Fibers from waste paper are recovered through repulping. Repulping is accomplished using machines called repulpers. Repulpers are large machines which use a high-speed rotor mounted in a vat to disintegrate waste paper for the recovery of fibers. Repulpers consume a significant amount of energy to recover fibers from waste paper. For the work in this thesis, a 0.25m³ laboratory repulper was built for the purpose of determining which variables affect the specific energy (energy/mass) required for repulping. Scale replicas of 3 commercial repulper rotors were constructed to test the effect of rotor geometry on repulping specific energy. It was found that the flake content as a function of specific energy follows the form dF⁄dE=-λF where F is flake content, E is specific energy, and λ is a rate constant. The rate constant λ varies with pulp type, temperature, consistency, repulper volume, and rotor design. It was found that a given material at a given temperature and consistency requires a unique quantity of energy to be repulped independent of the rate of energy addition. An analytical model for repulping linking pulp material properties, consistency, temperature, and rotor and vat geometry is provided which allows for the accurate prediction of the time and energy required for repulping in both the 0.25m³ laboratory scale repulper and a 15m³ industrial repulper. The model assumes that all work to deflake is done by the repulper rotor in the rotor swept volume by turbulence and that no deflaking occurs in the rest of the vat. CFD simulations of the flow field produced by each rotor and high-speed film of each rotor indicate that the rotors tested in this thesis all produce strong trailing vortices akin to those produced by common mixing impellers like the Rushton turbine. Uniform mixing is important for efficient repulping. Solid body motion of the suspension in the repulper makes for poor repulping energy efficiency. Repulping time and energy savings can be accomplished by increasing the suspension consistency and the rotor swept-volume/vat volume ratio by either increasing rotor size or reducing vat volume all while ensuring complete mixing and circulation in the vat.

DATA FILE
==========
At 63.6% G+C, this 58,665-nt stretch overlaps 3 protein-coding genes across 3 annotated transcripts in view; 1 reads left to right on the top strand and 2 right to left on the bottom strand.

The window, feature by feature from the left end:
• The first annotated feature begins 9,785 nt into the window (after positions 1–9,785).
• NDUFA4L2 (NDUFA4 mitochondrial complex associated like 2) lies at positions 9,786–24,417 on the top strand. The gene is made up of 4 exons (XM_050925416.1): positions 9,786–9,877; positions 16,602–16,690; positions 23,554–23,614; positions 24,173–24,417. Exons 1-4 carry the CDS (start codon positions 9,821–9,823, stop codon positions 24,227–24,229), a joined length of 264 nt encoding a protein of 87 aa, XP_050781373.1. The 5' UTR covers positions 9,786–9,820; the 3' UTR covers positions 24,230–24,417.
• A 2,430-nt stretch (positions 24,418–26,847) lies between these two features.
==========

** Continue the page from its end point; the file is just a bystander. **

The focus of the present work is an experimental study of the transition to turbulent flow of papermaking fibres in a cylindrical pipe. The suspensions used in this study possess a yield stress. With this class of fluid the radial profile in fully developed slow flow is characterized by an unyielded or plug zone. With increasing flow rates the size of the plug diminishes. One of the open remaining questions with these suspensions is the role of the plug during transition. In this work we characterize the size of the plug using ultrasound Doppler velocimetry as a function of flowrate for dilute, i.e. less than 2% consistency papermaking suspensions in a 50mm diameter pipe. The plug size was determined through analysis of local spatial and temporal variations in velocity, strain-rate, and the fluctuating component of velocity. With these we were able to estimate the yield stress of the suspension through knowledge of the applied pressure gradient and find the yield stress to be in the range of 2-60 Pa, depending upon consistency, fibre type and manufacturing methodology. The yield stress measurements were benchmarked against measurement methodologies reported in the literature. During flow, we observe complex behavior with the plug in which we found that with increasing velocity the plug diminishes through a densification mechanism in response to increasing frictional pressure drop. At higher Re, it diminishes through an erosion type mechanism. We estimate the critical Reynolds number for the disappearance of the plug to be Rec 10⁵. In perhaps the most unique measurements in this work we find that drag reduction begins when rp/R